Do they need admonishment? May I give it humbly, lovingly and boldly. Do they need encouragement? May I give it faithfully, fervently and fearlessly. Do they need help? May I give it gently, helpfully and empathetically
Like most of you (I presume) I sat aghast yesterday as I saw the scenes unfolding in Washington DC, and in particular, the scenes of rioters overtaking the US Capitol. As someone who is strangely as steeped in decades of US exceptionalism as the rest of you even though I didn’t grow up here, it was stark and troubling. We expect to see scenes like this on our screens from far flung places that don’t have the experience and “sophistication" of generations of democratic experience. It felt like a movie, a far-fetched one with really bad acting. And yet, it wasn’t a movie. It was a mirror.
It turns out that when your time in the Word is always focused on public use, it can actually wear away at the private devotion that you so deeply desire. One of my big fears as a pastor is that I would appear more attentive to God and more attuned to His Spirit in public than I truly am in private. I am taking some days off next week to restart some of that private work.
Friends, we, like Joseph's brothers are sojourners in a strange land, looking for food, hanging on for hope, and occasionally getting the surprise of our lives as we see the redemptive purposes of God being revealed.
Do not quarrel on the way.
On the shields of the Greeks, Neptune was depicted; on the shields of the Trojans, Minerva; because in them they put their confidence, and in their protection deemed themselves secure.… Now, Christ is the insignia of our shields.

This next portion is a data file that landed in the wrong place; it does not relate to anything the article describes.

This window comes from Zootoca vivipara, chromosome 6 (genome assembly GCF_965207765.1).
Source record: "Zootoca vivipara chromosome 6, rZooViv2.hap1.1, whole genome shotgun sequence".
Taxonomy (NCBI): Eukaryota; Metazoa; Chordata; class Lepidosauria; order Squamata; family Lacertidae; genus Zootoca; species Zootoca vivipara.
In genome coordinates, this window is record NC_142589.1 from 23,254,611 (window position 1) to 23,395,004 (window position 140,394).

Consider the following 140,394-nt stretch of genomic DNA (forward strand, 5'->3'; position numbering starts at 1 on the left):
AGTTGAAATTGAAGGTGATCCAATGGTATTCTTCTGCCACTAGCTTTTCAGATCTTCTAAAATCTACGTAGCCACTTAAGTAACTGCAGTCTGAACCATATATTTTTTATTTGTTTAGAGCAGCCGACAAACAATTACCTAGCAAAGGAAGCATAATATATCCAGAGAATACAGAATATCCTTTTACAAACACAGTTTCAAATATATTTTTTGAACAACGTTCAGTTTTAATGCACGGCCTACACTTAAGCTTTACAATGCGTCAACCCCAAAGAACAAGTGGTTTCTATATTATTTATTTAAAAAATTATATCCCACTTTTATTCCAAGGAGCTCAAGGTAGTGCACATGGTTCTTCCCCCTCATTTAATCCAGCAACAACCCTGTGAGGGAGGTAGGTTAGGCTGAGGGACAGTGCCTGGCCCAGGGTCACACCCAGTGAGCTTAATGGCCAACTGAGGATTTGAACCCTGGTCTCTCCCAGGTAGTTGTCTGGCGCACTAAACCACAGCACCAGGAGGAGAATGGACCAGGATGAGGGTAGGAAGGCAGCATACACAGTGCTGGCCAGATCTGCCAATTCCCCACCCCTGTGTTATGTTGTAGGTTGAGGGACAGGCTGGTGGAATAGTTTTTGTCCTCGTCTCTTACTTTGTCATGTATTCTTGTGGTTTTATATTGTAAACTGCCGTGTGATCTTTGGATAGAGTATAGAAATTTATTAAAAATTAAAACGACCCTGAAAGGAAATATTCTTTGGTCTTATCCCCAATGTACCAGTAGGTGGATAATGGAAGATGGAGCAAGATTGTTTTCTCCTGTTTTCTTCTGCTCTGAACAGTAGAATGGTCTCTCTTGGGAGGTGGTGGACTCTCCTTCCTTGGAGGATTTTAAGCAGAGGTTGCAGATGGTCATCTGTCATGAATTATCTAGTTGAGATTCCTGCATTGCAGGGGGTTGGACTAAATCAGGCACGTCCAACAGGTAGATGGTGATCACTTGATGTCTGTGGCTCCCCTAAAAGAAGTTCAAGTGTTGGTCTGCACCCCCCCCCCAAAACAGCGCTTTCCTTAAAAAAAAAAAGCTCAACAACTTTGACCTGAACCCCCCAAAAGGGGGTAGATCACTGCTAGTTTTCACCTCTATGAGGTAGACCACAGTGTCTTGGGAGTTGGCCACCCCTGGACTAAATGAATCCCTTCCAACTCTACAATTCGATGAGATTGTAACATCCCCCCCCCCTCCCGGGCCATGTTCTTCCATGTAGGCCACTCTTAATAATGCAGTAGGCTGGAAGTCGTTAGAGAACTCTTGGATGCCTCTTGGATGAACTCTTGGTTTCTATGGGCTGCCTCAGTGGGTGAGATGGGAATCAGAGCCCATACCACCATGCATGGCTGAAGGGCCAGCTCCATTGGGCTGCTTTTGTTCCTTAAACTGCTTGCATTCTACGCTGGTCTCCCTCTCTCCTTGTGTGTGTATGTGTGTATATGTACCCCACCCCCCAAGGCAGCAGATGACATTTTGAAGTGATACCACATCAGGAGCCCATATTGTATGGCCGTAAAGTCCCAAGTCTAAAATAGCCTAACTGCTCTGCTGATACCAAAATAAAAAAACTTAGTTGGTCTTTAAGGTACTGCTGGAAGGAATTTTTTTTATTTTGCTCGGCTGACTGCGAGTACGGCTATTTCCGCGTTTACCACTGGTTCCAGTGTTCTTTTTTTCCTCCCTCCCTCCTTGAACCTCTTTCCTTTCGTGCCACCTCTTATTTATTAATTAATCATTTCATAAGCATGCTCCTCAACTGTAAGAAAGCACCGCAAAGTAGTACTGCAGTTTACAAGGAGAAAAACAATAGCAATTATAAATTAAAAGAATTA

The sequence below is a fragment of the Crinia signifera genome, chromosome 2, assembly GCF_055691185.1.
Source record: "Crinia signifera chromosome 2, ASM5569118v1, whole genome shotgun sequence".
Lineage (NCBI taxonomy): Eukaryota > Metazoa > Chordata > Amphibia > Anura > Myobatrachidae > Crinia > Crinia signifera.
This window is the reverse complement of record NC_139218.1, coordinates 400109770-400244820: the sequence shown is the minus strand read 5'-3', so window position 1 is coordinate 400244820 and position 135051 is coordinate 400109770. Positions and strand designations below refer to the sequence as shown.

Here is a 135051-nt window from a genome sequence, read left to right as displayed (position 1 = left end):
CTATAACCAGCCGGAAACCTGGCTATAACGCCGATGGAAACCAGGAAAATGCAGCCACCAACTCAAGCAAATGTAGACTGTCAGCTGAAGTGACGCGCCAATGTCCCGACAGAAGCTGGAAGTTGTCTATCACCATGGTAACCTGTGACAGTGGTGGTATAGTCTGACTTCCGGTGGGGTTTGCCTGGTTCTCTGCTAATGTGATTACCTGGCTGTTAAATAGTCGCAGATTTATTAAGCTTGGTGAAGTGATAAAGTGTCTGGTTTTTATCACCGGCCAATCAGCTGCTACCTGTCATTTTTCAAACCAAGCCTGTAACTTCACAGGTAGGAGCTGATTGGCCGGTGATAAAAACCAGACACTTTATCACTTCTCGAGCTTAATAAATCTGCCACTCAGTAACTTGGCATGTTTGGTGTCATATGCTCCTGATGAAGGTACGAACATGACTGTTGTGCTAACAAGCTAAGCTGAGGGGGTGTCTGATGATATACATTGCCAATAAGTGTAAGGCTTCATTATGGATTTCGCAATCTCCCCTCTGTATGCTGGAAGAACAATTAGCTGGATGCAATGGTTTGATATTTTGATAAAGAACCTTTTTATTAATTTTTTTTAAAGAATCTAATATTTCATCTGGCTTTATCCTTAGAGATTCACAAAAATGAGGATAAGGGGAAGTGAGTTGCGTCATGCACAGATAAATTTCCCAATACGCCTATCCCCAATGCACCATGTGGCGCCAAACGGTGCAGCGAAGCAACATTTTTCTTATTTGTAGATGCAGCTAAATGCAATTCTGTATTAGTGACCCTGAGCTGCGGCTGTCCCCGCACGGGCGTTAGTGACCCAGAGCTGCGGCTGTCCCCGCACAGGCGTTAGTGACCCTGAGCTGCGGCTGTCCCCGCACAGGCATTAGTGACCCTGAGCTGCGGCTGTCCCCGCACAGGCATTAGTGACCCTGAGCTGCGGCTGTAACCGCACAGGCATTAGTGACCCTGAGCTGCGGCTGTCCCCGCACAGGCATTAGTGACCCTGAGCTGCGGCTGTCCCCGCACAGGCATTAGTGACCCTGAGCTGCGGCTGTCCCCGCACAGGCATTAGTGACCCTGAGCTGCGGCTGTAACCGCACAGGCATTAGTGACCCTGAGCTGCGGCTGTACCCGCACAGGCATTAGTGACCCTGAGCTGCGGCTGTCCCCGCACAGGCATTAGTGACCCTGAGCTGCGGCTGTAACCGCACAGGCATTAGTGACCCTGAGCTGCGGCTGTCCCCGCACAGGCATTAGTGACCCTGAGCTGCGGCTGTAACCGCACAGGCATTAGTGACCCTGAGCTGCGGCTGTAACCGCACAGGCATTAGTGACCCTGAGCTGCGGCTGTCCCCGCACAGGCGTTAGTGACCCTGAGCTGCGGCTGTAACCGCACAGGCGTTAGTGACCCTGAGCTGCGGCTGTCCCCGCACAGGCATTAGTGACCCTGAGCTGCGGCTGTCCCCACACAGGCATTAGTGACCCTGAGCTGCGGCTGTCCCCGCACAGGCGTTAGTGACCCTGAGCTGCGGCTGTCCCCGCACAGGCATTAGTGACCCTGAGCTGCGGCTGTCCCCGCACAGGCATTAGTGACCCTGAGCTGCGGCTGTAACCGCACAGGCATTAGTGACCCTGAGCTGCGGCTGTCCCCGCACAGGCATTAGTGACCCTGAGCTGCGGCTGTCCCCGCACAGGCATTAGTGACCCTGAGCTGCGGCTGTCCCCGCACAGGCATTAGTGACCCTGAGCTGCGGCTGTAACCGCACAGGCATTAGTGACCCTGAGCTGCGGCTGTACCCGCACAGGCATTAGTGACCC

What if, the things that happen in our lives aren't actually just for or even about us? What if they exist so that we would know God more, and share the blessing of that knowledge of God with others? This removes the temptation for both pride and bitterness. It lifts our gaze above the dictatorial edicts of a life that is turned in on itself, a life of "why me?" and "why not me?" It creates a life of magnificent self-forgetfulness where every thing that befalls or blesses us serves as an opportunity to both know and to share God.
The short term hope for Israel was that the cup of God's wrath was going to be given to their enemies to drink. The hope for us today is that the cup of God's wrath was handed to our King Jesus. Our hope lies in the fact that even though He knew the terrible cost of drinking from that cup, He drank it dry.
God builds beautiful things out of broken bricks.
He builds a people of promise out of diverse groups of ordinary nobodies united by nothing except the covenant faithfulness that marks their stories, and the ways in which those stories intertwine in God's advancing of a Kingdom on earth.
I am an average parent stacking up lots and lots of average days that are the shaping years of my kids lives. Sue and I want to at least interrupt those days with markers of God's provision, guidance and grace. Believe it or not, these two simple little questions, asked every day, have helped us to place plenty of those markers.